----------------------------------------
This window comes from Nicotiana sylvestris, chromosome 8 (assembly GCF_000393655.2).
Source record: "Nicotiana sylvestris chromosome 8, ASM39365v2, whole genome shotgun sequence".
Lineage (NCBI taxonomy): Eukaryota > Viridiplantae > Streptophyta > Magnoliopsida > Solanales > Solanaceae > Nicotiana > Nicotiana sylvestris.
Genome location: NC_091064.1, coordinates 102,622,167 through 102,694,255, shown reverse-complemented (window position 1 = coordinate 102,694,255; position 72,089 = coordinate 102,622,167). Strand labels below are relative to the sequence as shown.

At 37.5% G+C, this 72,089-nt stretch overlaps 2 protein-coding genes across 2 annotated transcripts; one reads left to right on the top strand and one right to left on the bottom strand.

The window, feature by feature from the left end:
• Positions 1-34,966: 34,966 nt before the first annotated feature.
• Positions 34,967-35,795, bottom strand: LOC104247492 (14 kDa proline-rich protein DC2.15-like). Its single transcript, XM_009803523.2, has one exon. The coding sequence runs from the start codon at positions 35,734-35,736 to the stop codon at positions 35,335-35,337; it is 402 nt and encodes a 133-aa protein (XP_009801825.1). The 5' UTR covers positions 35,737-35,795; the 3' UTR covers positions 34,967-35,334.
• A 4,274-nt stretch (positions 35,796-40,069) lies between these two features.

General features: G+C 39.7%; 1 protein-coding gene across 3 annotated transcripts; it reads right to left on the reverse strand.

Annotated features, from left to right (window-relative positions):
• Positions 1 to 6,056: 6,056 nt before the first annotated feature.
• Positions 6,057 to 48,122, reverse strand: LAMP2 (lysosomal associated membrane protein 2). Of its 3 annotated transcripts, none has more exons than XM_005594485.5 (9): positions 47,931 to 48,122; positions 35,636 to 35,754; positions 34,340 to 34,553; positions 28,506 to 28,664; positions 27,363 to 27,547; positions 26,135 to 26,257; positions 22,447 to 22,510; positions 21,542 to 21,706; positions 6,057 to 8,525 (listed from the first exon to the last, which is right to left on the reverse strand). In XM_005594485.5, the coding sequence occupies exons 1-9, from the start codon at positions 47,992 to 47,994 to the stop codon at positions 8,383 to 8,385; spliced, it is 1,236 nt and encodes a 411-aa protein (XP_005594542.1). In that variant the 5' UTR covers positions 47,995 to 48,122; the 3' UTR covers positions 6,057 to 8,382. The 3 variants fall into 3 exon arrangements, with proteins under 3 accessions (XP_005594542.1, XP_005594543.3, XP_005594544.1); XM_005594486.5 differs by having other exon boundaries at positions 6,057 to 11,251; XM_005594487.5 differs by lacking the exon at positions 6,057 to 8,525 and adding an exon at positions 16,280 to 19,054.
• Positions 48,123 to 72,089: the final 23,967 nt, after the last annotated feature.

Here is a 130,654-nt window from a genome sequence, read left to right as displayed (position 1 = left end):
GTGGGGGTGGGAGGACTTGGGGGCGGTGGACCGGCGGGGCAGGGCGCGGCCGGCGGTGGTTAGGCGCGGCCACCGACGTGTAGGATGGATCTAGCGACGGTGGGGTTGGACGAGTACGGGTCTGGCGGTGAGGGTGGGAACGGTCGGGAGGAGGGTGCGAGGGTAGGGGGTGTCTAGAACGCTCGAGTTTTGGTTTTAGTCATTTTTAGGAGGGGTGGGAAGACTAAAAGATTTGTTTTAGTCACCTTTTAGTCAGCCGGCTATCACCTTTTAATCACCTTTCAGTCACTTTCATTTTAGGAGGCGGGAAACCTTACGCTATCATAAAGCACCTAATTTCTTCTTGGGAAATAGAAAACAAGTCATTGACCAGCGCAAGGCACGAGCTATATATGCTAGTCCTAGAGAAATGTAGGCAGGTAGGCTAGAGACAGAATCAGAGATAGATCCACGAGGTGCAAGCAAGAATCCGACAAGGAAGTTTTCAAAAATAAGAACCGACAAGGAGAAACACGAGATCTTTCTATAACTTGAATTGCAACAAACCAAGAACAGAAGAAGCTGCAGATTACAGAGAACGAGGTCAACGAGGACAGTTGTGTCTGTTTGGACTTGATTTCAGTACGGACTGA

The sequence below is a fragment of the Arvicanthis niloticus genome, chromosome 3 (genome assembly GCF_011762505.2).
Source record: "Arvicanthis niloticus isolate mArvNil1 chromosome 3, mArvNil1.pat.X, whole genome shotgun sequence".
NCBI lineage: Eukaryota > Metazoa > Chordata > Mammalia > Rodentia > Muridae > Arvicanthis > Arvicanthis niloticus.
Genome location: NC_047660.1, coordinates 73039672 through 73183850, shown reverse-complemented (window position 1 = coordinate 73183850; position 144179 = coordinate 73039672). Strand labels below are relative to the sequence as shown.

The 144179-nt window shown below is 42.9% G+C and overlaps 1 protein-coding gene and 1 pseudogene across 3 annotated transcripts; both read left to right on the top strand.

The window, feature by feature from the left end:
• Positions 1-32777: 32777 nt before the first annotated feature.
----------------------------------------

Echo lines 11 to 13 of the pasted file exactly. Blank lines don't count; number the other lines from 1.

Annotated features, from left to right (window-relative positions):
• Positions 1 to 6,056: 6,056 nt before the first annotated feature.
• Positions 6,057 to 48,122, reverse strand: LAMP2 (lysosomal associated membrane protein 2). Of its 3 annotated transcripts, none has more exons than XM_005594485.5 (9): positions 47,931 to 48,122; positions 35,636 to 35,754; positions 34,340 to 34,553; positions 28,506 to 28,664; positions 27,363 to 27,547; positions 26,135 to 26,257; positions 22,447 to 22,510; positions 21,542 to 21,706; positions 6,057 to 8,525 (listed from the first exon to the last, which is right to left on the reverse strand). In XM_005594485.5, the coding sequence occupies exons 1-9, from the start codon at positions 47,992 to 47,994 to the stop codon at positions 8,383 to 8,385; spliced, it is 1,236 nt and encodes a 411-aa protein (XP_005594542.1). In that variant the 5' UTR covers positions 47,995 to 48,122; the 3' UTR covers positions 6,057 to 8,382. The 3 variants fall into 3 exon arrangements, with proteins under 3 accessions (XP_005594542.1, XP_005594543.3, XP_005594544.1); XM_005594486.5 differs by having other exon boundaries at positions 6,057 to 11,251; XM_005594487.5 differs by lacking the exon at positions 6,057 to 8,525 and adding an exon at positions 16,280 to 19,054.